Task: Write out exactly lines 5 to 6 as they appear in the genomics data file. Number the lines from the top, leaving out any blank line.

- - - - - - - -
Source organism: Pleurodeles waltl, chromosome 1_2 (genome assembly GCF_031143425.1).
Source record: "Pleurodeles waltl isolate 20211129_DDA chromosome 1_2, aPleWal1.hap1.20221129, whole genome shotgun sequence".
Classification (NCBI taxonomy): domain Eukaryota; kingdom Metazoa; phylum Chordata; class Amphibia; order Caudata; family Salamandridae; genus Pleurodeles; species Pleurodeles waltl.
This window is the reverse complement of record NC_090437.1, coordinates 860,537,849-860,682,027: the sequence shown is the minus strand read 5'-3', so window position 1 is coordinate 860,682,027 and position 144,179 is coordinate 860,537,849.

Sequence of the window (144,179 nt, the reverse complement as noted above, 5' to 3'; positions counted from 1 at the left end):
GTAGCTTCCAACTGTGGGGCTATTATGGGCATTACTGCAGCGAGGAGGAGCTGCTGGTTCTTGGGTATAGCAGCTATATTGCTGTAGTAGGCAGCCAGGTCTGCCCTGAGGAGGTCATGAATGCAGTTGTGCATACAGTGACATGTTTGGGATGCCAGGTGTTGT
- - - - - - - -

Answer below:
Sequence of the window (144,179 nt, the reverse complement as noted above, 5' to 3'; positions counted from 1 at the left end):
GTAGCTTCCAACTGTGGGGCTATTATGGGCATTACTGCAGCGAGGAGGAGCTGCTGGTTCTTGGGTATAGCAGCTATATTGCTGTAGTAGGCAGCCAGGTCTGCCCTGAGGAGGTCATGAATGCAGTTGTGCATACAGTGACATGTTTGGGATGCCAGGTGTTGT